Chinese New Year: Local residents honor traditions, celebrations
Some folks celebrate their new year with noisemakers, champagne toasts, silly hats and glasses.
But when Monday marks the start of Chinese New Year — also known as Lunar New Year and Spring Festival — millions of people around the world will usher in the ancient public holiday by donning new clothes, hanging red lanterns and setting off firecrackers.
The festival spans 15 days, preceded by a week or so of cleaning out the old to bring in the new. Then, by tradition, people will travel far and wide to be in the company of family and friends, to eat, drink, pray, and share gifts and good deeds. The holiday culminates with a parade of lanterns.
"It's the biggest festival of the year for people across China, Vietnam and Korea. It's like Christmas and Thanksgiving and New Year's wrapped into one," said Adam Silver, executive director of the Asian Cultural Center of Vermont.
The center will host its 14th annual Lunar New Year Festival celebration from 1 to 3 p.m. this Sunday, at the newly renovated 118 Elliot space in downtown Brattleboro, Vt.
Like other culture-specific holidays, such as Mexico's Día de Muertos (Day of the Dead) and even Christmas, Chinese New Year has grown beyond its borders, expanding to include both sacred and secular observation, influenced by traditional rituals and contemporary celebrations.
One traditional aspect is the naming of the new year. The lunar calendar is influenced by Chinese astrology, and each year is associated with one of the 12 animal symbols in the Chinese zodiac, as well as one of the five elements. This year, 2016, is known as the "Year of the Monkey," or more specifically, "Year of the Fire Monkey." Mathematically speaking, the various element-sign combinations recur ever 60 years. Often, instead of asking about or telling one's age, people in Chinese cultures talk about their animal year.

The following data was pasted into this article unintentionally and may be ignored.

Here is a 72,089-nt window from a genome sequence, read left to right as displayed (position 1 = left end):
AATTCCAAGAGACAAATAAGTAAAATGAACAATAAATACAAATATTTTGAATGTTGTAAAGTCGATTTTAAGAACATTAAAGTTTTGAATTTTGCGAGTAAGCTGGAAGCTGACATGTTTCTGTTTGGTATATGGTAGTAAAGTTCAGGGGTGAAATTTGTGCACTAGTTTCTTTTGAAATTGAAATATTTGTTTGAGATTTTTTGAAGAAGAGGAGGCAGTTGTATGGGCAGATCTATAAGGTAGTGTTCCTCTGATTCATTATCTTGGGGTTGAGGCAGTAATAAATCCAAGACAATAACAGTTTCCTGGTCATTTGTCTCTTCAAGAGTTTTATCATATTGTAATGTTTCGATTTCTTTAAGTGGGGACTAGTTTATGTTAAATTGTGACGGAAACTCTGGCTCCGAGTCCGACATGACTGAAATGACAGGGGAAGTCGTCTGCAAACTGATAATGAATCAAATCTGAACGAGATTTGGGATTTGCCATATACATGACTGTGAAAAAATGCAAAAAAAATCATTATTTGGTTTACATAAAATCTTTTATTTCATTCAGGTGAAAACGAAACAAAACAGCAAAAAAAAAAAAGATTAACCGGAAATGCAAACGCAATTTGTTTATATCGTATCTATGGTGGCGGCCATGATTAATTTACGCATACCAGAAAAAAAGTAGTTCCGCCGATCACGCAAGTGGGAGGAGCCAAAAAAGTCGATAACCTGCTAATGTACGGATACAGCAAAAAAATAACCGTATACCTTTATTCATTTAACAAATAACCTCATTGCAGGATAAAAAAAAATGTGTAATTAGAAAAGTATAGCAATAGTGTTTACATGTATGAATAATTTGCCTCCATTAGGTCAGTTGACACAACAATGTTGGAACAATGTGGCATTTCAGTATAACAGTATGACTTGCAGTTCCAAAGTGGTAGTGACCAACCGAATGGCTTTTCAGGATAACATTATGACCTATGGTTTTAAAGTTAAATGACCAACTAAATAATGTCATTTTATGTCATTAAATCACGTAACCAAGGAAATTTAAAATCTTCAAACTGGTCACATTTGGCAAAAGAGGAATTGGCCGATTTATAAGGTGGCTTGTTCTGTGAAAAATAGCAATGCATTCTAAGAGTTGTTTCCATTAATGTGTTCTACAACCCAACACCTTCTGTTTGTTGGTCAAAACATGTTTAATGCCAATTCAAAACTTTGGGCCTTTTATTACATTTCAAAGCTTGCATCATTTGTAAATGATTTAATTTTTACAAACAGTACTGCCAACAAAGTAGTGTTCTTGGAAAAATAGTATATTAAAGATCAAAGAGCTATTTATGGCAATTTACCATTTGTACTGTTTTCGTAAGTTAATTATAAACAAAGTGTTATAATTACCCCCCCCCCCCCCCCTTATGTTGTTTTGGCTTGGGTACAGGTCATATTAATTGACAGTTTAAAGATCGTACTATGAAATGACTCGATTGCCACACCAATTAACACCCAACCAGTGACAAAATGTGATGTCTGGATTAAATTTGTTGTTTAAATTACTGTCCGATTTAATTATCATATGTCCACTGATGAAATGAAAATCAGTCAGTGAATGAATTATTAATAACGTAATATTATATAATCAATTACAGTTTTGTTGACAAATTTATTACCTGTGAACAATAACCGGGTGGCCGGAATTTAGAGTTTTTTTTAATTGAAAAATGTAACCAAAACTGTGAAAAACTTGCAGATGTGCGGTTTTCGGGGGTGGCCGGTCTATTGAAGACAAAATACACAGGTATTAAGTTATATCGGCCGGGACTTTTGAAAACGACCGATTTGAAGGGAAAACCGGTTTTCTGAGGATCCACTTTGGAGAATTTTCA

So, if you ask Sabrina Tan, head chef and owner of Flavours of Malaysia in Pittsfield, about it, she will tell you she was born in the Year of the Tiger. She'll also tell you about the big Chinese New Year gatherings her grandfather used to orchestrate back in his hometown of Lunas, a small town near Kulim, located in the northwestern Malaysian state of Kedah.
Leading up to the festival, families clean the house together "from top to bottom," said Tan, getting rid of everything "bad" from the past year, from dust to chipped dishes. Practices of reorganization, known as "feng shui" is said to clear out negative energy and bring in a flow of good "qi" or "chi," a positive energy.
The colors of red and gold are used in decorating the home, and are also used in festivals, as they represent good fortune, joy and overall prosperity. New clothes and shoes are also purchased to give people confidence with a new look for a fresh start.
While contemporary couples and younger groups of friends are now choosing to travel and celebrate the holiday abroad, the more traditional practice is to make a pilgrimage home.
Tan said the evening before the start of Chinese New Year is "all about families getting together, a reunion is more like it. The holiday takes place after the harvest of food, so there is plenty of sharing, and everyone far comes close to be together."